After reading and re-reading Chapter 2, "Students and Learning," from the book web 2.0: new tools, new schools by Gwen Solomon and Lynne Schrum, I think the two major take-away points for me were the discussions of connectivism and constructivism.
The potential for not just making connections, but also for finding connections, has increased dramatically in the last few years. The much-vaunted ability to "think outside the box" can also be thought of as a facility for seeing connections that most others miss or, equally, as a facility for understanding when preconceived connections are not truly the limits that others consider them to be. What a valuable life-skill this is!
Equally important is the concept of constructivism, a sort of building blocks approach to education, as opposed to the idea of presenting students with a discrete set of facts and information to be memorized and regurgitated, with information and topics neatly packaged by school grade and student's age.
The ability to connect students with distant learning partners is exciting. And there are so many options to choose from - other students; other teachers; professionals in the field, allowing students to learn about a topic from varied points of view; people who know less, allowing the student to become the professional and the teacher. The other thing I find particularly exciting about these sorts of projects is that the possibilities for intercultural exchange are nearly as endless. Without traditional visual stereotypes to guide us it can be much easier to be tolerant of differences and perhaps more appreciative of the benefits of a more varied and diverse setting - whether it's in school, on the job, or at home.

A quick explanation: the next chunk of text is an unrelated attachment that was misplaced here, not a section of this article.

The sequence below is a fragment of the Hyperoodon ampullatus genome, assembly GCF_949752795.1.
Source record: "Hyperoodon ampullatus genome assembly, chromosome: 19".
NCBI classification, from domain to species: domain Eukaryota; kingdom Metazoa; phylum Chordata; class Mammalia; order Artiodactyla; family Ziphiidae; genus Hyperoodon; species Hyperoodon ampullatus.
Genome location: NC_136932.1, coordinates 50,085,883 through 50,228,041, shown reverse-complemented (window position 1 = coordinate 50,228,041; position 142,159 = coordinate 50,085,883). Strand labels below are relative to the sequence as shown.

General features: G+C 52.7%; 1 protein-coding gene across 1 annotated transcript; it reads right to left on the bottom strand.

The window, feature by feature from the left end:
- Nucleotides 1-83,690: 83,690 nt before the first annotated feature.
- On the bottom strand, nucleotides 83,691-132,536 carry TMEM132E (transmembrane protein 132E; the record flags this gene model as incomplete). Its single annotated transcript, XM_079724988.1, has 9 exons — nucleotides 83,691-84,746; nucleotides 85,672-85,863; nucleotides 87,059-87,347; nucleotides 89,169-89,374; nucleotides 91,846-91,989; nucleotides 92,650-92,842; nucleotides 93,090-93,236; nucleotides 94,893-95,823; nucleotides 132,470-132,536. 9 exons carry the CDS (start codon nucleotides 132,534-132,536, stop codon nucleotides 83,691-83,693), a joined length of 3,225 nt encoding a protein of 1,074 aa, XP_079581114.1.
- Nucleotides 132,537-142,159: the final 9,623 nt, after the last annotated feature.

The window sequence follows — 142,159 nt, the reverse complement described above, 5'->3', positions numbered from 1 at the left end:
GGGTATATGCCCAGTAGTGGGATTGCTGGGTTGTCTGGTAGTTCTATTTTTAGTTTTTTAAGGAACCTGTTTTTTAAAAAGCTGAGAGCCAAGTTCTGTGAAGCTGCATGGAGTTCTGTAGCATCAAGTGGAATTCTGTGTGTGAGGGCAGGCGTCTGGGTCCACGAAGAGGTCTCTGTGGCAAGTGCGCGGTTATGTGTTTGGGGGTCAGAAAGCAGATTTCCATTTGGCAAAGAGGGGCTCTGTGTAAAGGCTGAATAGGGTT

I was also pleased to see the refinement of Bloom's taxonomy with its inclusion of "creating" at the top of the pyramid and with its slight change of focus from thought to action. Using labels that are verbs rather than nouns really does seem to reflect some of the changes that have developed in the last few years. There are many more changes hovering just out of view - it's exciting to be looking at so many new ways of bringing this sort of learning into the classroom.